‘Battling Misconception & Religion in Tackling High Population’
Morning Crossfire begins with Wemimo Adewuni and Sheriff Quadri tackling population problems in Nigeria by looking at reproductive health issues.
To start with, in Nigeria, research studies claim that the current male population estimate is about 103 million; current female population is about 100 million. The former constitutes 50.6% while the latter constitutes about 49.4% of the country's population. Further statistics show that, this year, the births recorded is estimated to be around 6 million; while deaths recorded is about 2 million.
In the quest to salvage subsequent increasing population, the Federal Government in 2012 London Summit on Family Planning made a commitment to scale up promotion of family planning to Nigerians. Efforts to slow down population growth and reduce maternal and child mortality rate in Nigeria through family planning are not yielding the desired result. Perhaps, this is owing to the fact that the male gender has not been properly integrated into the programme.
Wemimo says that some men always believe that family planning is not for them and whenever she visits family planning offices, men are usually not found there at all and don’t seem to care about it.
Tayo Olufemi agrees. She says it is because of stigmatization. “The general misconception is that women who go into it are going into promiscuity, and this just one reason. So this is strongly attached to stigmatization.”
Research indicate that about 87 percent of women in Nigeria or their partners do not use modern or traditional contraceptives.
Regarding the aforementioned, Dr. Duduyemi says a lot is being done but we still need to do a lot more. She also refers to what Tayo says about integration of family planning into all healthcare services. “Meaning that when you come in for family healthcare, you would be intimated about family planning. There is a 9-month window at which period a woman can talk about it with her husband. So, most likely, by the time you have a baby, you would have known what type you want to make use of.”
She also mentions that there are quick methods that women can take right there as they are having children. The best thing is for people who have had good experiences to tell their own side of the stories. But there are many negative stories spreading around. On the show, she enlightens the masses about family planning methods.
Rotimi also makes a brief point that some people said their baby was holding the IUV when he or she was being born. “One of the achievements of those of sustainable development advocates is to ensure that sexual and reproductive health and rights are in two SDGs, says Rotimi.
“One is the SDG for women and the other is the SDG for health. Family planning is of tremendous benefit for women of childbearing age. It is crucial for the woman to space his or her children. The other side is the economic issues. The women are able to add to the economy when they are educated and are not spending all the days of their lives having babies. There's no basis for the man to tell the woman that having babies is the natural course for women. Maybe there should be an exchange of roles here. Let's see what will happen if men stand a chance to get pregnant everytime they have sex.”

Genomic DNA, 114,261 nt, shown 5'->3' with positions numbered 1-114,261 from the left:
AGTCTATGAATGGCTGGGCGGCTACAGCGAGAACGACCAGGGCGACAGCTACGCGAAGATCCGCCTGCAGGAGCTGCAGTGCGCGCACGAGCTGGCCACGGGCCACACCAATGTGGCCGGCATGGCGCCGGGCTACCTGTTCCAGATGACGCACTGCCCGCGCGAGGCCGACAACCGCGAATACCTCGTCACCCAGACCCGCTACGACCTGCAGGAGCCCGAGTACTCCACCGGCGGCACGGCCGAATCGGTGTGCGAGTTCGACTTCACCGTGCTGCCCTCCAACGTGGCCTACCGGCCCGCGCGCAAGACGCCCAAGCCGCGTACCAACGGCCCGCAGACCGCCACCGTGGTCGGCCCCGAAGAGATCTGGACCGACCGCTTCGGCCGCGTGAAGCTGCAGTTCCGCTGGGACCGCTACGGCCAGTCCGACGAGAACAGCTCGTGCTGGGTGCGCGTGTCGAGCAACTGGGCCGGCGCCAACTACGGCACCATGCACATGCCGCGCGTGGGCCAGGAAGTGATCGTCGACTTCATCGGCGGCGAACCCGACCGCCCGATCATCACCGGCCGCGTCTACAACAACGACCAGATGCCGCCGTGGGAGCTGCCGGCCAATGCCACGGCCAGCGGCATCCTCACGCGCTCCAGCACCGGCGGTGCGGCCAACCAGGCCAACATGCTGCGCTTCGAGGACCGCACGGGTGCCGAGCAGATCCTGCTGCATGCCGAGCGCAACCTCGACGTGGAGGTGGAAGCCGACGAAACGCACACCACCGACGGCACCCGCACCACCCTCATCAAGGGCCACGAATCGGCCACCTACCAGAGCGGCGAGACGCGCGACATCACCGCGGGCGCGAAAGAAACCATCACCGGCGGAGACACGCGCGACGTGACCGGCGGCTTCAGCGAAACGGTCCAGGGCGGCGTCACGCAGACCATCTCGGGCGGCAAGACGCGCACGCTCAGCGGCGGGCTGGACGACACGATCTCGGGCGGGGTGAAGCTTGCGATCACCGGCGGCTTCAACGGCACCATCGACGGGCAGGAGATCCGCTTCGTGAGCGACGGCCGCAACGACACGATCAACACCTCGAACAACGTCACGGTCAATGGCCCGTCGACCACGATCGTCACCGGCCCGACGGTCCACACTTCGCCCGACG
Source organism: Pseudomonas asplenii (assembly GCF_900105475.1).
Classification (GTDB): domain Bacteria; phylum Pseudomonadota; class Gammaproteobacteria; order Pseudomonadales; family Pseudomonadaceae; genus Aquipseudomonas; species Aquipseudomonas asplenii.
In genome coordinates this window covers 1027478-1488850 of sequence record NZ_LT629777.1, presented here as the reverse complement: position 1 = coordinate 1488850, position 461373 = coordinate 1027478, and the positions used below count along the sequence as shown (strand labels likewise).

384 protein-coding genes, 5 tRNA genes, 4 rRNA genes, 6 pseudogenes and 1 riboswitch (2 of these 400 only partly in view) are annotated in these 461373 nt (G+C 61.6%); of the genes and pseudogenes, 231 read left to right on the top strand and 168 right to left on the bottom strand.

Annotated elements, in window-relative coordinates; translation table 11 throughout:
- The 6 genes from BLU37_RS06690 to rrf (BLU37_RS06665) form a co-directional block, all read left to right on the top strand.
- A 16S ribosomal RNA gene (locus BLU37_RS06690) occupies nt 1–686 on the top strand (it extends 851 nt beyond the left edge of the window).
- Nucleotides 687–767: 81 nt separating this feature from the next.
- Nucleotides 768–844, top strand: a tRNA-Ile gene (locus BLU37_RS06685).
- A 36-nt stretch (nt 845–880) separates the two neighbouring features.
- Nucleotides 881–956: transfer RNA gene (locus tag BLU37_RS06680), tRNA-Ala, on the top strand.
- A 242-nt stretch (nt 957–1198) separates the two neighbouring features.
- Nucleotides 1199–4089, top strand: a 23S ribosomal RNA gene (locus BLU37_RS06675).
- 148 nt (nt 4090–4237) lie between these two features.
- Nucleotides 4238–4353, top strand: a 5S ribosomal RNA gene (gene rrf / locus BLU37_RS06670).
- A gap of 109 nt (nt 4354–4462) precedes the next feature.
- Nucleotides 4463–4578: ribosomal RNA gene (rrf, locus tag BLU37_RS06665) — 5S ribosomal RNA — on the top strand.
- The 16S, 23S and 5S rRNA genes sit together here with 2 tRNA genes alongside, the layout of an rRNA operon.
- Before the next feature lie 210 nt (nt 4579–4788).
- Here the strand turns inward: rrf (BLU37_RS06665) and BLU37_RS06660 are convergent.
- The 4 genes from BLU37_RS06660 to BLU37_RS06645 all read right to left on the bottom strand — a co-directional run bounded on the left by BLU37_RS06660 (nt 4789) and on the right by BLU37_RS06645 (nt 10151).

Furthermore, statistics from the 2016/2017 Multiple Indicator Cluster Survey (MICS), only 11 percent of women of ages 15 to 49, currently married or in union, use the method in the country. This statistic helps reveal that much needs to be done, especially in the northern region of the country to make Nigerian women embrace modern contraceptives.
Survey shows that most of the women who do not use any form of contraceptives were those within the high fertility age band (15-29). Among the three major ethnic groups, the Hausas are the least group who uses any form of contraceptive. 92 per cent of sexually active Hausa women were not using any contraceptive followed by Igbo which was 77 per cent and Yoruba 72 per cent respectively.
The three states in Nigeria with the highest prevalence of non-usage of contraceptive wereJigawa, Ebonyi and Yobe with 98, 97 and 96 per cent respectively. Findings also pinpoint the fact that the efforts of the Nigerian federal government seem to be frustrated due to the various misconceptions and religious beliefs Nigerians possess as regards family planning.
• What are the family planning options that a man could get to use?
• Could you propose some policies the government needs to formulate in order to ensure family planning achieves success in the country?
Azeezat Olaoluwa - Journalist with BBC, Fellow Wole Soyinka Centre
Dr Adeola Olaniyi-Duduyemi – Nigerian Urban Reproductive Health
Rotimi Sankore – Data Analyst, Development Expert
Morning Crossfire with Wemimo Adewuni (@wemimospot) & Sheriff Quadry (@SheriffQuadry), alongside Rotimi Sankore (@RotimiSankore)
Posted by Jude Chukwuemeka